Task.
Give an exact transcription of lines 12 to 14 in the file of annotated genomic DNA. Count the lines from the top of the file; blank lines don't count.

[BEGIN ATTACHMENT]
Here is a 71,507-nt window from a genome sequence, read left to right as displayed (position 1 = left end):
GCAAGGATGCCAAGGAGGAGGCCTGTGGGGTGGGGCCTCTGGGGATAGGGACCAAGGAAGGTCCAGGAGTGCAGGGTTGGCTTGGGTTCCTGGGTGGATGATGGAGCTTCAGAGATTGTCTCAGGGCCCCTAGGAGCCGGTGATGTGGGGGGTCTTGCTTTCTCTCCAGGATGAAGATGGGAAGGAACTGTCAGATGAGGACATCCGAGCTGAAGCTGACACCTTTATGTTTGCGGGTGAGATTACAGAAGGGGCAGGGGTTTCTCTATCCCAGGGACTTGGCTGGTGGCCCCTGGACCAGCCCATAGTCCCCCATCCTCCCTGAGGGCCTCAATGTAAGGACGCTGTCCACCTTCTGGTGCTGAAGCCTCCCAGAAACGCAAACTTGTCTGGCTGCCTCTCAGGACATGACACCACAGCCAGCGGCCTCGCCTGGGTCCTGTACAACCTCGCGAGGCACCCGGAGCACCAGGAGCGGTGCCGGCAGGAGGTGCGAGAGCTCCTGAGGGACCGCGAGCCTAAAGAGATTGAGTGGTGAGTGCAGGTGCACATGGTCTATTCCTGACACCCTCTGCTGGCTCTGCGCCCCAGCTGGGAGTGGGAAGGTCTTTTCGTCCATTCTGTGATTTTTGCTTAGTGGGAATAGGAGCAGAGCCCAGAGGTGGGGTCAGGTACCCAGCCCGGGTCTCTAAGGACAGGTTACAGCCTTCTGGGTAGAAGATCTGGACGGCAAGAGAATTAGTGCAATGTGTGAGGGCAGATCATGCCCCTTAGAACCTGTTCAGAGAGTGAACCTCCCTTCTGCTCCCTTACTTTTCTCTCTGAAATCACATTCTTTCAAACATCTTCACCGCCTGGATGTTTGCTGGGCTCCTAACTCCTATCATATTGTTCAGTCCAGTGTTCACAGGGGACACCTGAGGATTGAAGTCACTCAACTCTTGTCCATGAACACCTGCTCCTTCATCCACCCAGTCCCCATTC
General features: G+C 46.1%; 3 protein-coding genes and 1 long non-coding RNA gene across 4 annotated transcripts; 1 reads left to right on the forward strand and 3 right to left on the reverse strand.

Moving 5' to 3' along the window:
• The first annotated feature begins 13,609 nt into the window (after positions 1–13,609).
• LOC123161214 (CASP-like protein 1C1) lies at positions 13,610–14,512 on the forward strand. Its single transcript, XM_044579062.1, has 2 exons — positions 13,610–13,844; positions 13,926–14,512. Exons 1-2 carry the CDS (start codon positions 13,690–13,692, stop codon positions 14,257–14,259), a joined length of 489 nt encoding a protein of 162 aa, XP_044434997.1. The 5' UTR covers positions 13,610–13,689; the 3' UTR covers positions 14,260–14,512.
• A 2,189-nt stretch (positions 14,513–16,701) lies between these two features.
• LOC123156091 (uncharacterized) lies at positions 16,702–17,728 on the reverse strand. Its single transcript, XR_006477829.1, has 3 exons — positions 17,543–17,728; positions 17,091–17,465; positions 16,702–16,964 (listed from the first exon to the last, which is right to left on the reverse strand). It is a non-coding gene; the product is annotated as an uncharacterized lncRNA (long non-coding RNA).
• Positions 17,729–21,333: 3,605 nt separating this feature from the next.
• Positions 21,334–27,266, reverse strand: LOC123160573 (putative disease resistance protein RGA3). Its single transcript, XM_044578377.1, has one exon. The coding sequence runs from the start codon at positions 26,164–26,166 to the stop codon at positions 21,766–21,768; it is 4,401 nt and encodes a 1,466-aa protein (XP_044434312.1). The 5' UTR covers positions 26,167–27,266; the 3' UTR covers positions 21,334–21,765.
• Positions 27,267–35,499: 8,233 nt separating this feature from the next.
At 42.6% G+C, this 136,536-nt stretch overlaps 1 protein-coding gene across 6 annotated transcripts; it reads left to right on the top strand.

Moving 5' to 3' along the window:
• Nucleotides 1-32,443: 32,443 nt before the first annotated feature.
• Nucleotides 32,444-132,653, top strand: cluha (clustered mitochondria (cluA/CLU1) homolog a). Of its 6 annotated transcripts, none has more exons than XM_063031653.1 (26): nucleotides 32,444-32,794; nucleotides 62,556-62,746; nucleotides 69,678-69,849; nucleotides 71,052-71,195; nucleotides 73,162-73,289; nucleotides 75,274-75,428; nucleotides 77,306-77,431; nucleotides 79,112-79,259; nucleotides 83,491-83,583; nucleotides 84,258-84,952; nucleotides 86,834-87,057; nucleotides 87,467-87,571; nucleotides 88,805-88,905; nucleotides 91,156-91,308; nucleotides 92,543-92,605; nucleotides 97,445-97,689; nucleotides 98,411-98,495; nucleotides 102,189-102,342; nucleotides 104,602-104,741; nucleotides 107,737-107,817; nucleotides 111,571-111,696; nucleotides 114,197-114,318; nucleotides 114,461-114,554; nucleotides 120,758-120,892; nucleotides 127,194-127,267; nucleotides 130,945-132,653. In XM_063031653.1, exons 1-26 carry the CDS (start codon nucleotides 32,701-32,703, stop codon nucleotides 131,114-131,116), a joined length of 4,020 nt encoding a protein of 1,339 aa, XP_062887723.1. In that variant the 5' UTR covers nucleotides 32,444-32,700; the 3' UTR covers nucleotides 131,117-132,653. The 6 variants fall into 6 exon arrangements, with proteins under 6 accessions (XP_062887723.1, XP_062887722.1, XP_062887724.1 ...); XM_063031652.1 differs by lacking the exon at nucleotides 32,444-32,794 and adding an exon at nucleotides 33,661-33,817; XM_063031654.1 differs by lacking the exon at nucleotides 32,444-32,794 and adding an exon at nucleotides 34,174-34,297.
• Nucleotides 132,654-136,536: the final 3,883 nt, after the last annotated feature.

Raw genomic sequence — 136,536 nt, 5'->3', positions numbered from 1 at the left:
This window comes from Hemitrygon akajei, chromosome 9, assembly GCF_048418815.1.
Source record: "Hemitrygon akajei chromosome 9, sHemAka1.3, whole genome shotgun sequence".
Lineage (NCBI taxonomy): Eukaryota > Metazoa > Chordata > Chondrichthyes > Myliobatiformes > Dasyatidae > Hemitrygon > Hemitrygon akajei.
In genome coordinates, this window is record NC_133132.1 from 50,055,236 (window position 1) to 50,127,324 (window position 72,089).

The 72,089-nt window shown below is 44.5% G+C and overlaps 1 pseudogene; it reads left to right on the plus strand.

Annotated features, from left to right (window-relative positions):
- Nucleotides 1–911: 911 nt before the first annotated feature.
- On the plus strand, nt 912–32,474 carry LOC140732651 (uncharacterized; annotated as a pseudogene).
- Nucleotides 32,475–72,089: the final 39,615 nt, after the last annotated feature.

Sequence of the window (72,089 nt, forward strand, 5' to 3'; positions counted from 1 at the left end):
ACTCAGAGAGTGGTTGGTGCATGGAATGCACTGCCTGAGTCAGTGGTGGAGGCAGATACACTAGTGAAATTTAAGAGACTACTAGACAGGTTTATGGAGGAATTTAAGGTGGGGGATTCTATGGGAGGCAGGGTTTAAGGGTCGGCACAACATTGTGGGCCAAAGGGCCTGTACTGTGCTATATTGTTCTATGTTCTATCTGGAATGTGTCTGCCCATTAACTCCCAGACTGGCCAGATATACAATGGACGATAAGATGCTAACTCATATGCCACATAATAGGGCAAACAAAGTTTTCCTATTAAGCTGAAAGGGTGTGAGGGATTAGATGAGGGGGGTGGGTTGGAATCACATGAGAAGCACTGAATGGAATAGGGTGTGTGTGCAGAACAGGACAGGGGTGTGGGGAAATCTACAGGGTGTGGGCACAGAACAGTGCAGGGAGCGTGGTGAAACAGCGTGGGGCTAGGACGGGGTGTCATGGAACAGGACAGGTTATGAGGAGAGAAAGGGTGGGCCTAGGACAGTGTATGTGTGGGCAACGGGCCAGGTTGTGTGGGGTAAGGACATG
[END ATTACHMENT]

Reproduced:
At 42.6% G+C, this 136,536-nt stretch overlaps 1 protein-coding gene across 6 annotated transcripts; it reads left to right on the top strand.

Moving 5' to 3' along the window:
• Nucleotides 1-32,443: 32,443 nt before the first annotated feature.